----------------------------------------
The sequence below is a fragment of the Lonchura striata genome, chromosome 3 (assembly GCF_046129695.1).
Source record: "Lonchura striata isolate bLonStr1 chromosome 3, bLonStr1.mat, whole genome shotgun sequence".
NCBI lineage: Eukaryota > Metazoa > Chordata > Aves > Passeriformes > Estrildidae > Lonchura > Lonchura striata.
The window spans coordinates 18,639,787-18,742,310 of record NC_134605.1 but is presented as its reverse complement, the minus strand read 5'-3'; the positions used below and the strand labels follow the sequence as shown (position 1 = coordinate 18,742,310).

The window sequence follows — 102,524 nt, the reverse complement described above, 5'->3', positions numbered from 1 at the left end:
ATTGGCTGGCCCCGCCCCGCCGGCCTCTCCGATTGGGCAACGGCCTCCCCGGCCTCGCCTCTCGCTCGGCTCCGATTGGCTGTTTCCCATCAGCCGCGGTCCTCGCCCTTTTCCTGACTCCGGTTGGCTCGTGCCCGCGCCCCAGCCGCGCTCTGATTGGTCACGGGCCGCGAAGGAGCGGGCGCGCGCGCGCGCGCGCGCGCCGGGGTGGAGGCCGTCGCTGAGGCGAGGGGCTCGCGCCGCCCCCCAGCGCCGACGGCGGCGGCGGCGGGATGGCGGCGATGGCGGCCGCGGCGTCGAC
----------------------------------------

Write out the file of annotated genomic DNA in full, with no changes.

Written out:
The sequence below is a fragment of the Lonchura striata genome, chromosome 3 (assembly GCF_046129695.1).
Source record: "Lonchura striata isolate bLonStr1 chromosome 3, bLonStr1.mat, whole genome shotgun sequence".
NCBI lineage: Eukaryota > Metazoa > Chordata > Aves > Passeriformes > Estrildidae > Lonchura > Lonchura striata.
The window spans coordinates 18,639,787-18,742,310 of record NC_134605.1 but is presented as its reverse complement, the minus strand read 5'-3'; the positions used below and the strand labels follow the sequence as shown (position 1 = coordinate 18,742,310).

The window sequence follows — 102,524 nt, the reverse complement described above, 5'->3', positions numbered from 1 at the left end:
ATTGGCTGGCCCCGCCCCGCCGGCCTCTCCGATTGGGCAACGGCCTCCCCGGCCTCGCCTCTCGCTCGGCTCCGATTGGCTGTTTCCCATCAGCCGCGGTCCTCGCCCTTTTCCTGACTCCGGTTGGCTCGTGCCCGCGCCCCAGCCGCGCTCTGATTGGTCACGGGCCGCGAAGGAGCGGGCGCGCGCGCGCGCGCGCGCGCCGGGGTGGAGGCCGTCGCTGAGGCGAGGGGCTCGCGCCGCCCCCCAGCGCCGACGGCGGCGGCGGCGGGATGGCGGCGATGGCGGCCGCGGCGTCGAC